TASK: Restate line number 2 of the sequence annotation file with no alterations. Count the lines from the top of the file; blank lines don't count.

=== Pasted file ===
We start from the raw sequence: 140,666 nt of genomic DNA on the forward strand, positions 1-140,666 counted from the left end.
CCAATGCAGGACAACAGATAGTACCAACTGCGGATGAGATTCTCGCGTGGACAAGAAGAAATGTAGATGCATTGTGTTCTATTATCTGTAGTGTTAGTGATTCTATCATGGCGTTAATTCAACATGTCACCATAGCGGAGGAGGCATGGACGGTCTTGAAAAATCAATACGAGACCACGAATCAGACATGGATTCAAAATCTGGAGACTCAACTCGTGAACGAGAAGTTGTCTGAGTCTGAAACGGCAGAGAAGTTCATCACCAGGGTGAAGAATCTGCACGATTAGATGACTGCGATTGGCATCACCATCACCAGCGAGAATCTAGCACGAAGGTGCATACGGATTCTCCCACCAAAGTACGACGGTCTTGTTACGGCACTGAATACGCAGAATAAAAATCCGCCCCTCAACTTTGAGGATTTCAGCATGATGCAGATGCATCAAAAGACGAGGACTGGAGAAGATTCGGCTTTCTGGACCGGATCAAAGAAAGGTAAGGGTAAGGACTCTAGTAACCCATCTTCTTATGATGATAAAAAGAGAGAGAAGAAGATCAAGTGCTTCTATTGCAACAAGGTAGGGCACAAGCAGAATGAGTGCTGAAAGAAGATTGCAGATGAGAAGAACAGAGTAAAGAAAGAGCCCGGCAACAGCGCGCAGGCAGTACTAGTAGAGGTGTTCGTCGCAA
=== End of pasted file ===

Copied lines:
CCAATGCAGGACAACAGATAGTACCAACTGCGGATGAGATTCTCGCGTGGACAAGAAGAAATGTAGATGCATTGTGTTCTATTATCTGTAGTGTTAGTGATTCTATCATGGCGTTAATTCAACATGTCACCATAGCGGAGGAGGCATGGACGGTCTTGAAAAATCAATACGAGACCACGAATCAGACATGGATTCAAAATCTGGAGACTCAACTCGTGAACGAGAAGTTGTCTGAGTCTGAAACGGCAGAGAAGTTCATCACCAGGGTGAAGAATCTGCACGATTAGATGACTGCGATTGGCATCACCATCACCAGCGAGAATCTAGCACGAAGGTGCATACGGATTCTCCCACCAAAGTACGACGGTCTTGTTACGGCACTGAATACGCAGAATAAAAATCCGCCCCTCAACTTTGAGGATTTCAGCATGATGCAGATGCATCAAAAGACGAGGACTGGAGAAGATTCGGCTTTCTGGACCGGATCAAAGAAAGGTAAGGGTAAGGACTCTAGTAACCCATCTTCTTATGATGATAAAAAGAGAGAGAAGAAGATCAAGTGCTTCTATTGCAACAAGGTAGGGCACAAGCAGAATGAGTGCTGAAAGAAGATTGCAGATGAGAAGAACAGAGTAAAGAAAGAGCCCGGCAACAGCGCGCAGGCAGTACTAGTAGAGGTGTTCGTCGCAA